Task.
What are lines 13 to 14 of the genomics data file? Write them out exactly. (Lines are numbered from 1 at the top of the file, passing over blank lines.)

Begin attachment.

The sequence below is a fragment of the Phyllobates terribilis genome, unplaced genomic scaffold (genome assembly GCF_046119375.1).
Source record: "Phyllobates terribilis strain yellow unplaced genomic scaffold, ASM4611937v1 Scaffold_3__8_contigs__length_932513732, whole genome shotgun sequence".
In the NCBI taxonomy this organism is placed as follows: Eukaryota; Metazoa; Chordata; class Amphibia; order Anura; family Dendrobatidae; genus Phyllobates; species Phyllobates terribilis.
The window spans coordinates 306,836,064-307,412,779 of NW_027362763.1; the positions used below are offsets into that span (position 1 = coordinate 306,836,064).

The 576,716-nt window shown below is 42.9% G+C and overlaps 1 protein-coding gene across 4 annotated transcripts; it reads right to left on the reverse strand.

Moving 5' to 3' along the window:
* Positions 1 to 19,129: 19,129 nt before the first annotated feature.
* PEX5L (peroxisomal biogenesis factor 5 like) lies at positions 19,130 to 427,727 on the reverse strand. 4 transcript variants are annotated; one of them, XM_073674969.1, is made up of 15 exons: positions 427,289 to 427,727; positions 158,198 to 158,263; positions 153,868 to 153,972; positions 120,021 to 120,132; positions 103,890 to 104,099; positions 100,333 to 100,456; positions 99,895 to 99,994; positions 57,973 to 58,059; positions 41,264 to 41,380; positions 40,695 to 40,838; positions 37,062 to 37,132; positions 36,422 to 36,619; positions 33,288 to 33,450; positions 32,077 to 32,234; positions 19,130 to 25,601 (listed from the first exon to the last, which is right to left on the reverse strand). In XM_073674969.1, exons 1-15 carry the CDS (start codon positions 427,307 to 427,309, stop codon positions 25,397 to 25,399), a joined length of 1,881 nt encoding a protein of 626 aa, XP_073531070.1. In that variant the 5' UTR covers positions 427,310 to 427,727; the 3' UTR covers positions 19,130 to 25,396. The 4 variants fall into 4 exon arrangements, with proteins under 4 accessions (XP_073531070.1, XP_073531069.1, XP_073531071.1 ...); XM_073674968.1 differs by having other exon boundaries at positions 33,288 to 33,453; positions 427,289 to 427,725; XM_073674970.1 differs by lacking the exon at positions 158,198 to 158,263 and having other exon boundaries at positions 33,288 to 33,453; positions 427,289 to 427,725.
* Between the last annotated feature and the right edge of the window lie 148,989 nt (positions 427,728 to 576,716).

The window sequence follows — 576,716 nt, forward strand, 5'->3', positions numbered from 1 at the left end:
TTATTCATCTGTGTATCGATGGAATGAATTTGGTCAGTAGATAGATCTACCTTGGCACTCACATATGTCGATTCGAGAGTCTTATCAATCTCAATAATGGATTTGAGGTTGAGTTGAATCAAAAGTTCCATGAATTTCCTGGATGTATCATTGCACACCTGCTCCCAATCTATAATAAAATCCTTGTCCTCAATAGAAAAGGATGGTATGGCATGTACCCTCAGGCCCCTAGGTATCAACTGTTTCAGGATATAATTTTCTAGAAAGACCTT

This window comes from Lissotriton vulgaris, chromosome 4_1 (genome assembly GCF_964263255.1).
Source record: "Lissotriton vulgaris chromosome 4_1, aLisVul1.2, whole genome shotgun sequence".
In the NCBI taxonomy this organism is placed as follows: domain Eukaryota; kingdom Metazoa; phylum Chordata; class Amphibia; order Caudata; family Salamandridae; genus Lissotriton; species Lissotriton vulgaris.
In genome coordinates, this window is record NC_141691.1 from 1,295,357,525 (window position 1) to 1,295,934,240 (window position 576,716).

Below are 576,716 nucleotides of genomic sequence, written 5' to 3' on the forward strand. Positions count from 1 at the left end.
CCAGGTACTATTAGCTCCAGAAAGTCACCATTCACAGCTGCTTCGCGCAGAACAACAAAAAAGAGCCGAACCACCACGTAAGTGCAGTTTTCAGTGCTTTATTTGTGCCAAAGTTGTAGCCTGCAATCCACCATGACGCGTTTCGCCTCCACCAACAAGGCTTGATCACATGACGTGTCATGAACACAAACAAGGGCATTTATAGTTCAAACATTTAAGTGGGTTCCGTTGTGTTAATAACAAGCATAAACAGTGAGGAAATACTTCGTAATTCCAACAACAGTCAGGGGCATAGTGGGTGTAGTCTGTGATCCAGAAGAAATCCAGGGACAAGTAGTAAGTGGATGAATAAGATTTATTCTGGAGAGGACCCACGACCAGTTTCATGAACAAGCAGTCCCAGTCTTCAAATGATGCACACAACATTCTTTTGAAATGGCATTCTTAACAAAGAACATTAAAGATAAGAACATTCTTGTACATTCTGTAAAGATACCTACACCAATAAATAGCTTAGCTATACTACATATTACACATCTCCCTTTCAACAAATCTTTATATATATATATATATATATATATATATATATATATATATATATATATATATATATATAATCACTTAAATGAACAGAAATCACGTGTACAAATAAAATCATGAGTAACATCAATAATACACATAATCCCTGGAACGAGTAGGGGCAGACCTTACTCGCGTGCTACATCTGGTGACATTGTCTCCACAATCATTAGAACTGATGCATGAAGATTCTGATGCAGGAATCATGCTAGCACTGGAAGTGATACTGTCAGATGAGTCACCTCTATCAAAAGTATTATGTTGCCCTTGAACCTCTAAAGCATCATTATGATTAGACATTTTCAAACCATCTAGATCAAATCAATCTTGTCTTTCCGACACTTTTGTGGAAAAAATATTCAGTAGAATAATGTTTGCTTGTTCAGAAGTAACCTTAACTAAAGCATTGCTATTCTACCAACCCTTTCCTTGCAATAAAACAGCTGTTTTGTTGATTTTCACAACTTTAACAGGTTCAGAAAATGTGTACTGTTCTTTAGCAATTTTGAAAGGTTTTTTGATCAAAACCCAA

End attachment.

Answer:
Source record: "Lissotriton vulgaris chromosome 4_1, aLisVul1.2, whole genome shotgun sequence".
In the NCBI taxonomy this organism is placed as follows: domain Eukaryota; kingdom Metazoa; phylum Chordata; class Amphibia; order Caudata; family Salamandridae; genus Lissotriton; species Lissotriton vulgaris.